|The first excerpt represents the past or something you must release, and is drawn from Anna Karenina by Leo Tolstoy:
position, nothing that ought to be changed.
But as time went on, he saw more and more distinctly that however
natural the position now seemed to him, he would not long be
allowed to remain in it. He felt that besides the blessed
spiritual force controlling his soul, there was another, a brutal
force, as powerful, or more powerful, which controlled his life,
and that this force would not allow him that humble peace he
longed for. He felt that every one was looking at him with
inquiring wonder, that he was not understood, and that something
was expected of him. Above all, he felt the instability and
unnaturalness of his relations with his wife.
|The second excerpt represents the present or the deciding factor of the moment, and is drawn from The Shadow Line by Joseph Conrad:
for having been chief mate with Kent so long?
. . . Preposterous."
Giles and I looked at each other. Kent being
the came of my late commander, Captain Giles'
whisper, "He's talking of you," seemed to me sheer
waste of breath. The Chief Steward must have
stuck to his point, whatever it was, because Hamil-
ton was heard again more supercilious if possible,
and also very emphatic:
"Rubbish, my good man! One doesn't COMPETE with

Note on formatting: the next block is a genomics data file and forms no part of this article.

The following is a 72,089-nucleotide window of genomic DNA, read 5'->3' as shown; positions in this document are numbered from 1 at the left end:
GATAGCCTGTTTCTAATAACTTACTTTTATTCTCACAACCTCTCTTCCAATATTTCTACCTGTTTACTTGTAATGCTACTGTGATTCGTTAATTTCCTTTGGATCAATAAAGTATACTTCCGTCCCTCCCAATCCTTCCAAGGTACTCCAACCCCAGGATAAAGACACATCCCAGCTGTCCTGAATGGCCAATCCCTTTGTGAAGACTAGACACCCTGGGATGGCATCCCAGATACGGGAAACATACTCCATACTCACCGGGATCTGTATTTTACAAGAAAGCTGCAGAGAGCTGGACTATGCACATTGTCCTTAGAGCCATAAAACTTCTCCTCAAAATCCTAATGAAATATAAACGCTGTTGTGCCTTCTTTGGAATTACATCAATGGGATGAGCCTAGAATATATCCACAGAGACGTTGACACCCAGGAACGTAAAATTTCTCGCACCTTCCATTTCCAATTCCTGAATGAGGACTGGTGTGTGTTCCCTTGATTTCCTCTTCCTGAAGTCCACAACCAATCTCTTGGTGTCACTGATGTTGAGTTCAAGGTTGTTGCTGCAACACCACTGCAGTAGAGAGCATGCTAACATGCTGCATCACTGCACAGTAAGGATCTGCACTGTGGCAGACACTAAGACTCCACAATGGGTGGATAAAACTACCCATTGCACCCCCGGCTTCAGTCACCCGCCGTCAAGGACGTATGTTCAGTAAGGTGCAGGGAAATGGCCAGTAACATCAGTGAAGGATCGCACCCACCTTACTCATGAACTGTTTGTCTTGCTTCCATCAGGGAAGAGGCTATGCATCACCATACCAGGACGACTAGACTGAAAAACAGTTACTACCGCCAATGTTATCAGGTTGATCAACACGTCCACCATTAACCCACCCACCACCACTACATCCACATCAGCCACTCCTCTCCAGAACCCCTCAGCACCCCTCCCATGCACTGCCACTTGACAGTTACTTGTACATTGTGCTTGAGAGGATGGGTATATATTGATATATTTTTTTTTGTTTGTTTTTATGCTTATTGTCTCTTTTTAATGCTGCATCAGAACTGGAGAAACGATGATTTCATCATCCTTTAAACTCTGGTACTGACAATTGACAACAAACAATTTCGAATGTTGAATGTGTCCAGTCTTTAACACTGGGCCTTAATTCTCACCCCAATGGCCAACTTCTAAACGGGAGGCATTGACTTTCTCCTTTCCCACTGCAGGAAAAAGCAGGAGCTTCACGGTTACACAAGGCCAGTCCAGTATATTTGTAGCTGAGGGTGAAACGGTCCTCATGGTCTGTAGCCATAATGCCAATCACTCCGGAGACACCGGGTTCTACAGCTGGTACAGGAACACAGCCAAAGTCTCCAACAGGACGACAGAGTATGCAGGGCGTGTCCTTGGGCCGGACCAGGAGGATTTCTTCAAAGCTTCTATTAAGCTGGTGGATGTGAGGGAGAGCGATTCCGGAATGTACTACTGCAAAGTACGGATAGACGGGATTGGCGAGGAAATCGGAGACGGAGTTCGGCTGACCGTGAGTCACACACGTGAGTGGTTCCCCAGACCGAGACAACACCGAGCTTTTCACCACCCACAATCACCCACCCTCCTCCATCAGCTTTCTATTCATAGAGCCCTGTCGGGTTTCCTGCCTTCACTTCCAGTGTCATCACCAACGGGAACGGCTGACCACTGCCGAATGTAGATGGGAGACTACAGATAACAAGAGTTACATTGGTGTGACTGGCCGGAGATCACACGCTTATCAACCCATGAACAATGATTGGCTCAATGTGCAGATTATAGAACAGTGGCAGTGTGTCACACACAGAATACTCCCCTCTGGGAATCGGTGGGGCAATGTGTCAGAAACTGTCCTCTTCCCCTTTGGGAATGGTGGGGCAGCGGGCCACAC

a rank outsider like that. There's plenty of time."
The Shadow Line
|The third excerpt represents the future or something you must embrace, and is drawn from Flower Fables by Louisa May Alcott:
the dragon-fly's companions flew about them, playing merry games.
At length the broken wing was well, and Thistle said he must again
seek the Water Spirits. "I can tell you where to find them," said
Flutter; "you must follow yonder little brook, and it will lead you
to the sea, where the Spirits dwell. I would gladly do more for you,
dear Thistle, but I cannot, for they live deep beneath the waves.
You will find some kind friend to aid you on your way; and so
Thistle followed the little brook, as it flowed through field and
valley, growing ever larger, till it reached the sea. Here the wind
blew freshly, and the great waves rolled and broke at Thistle's feet,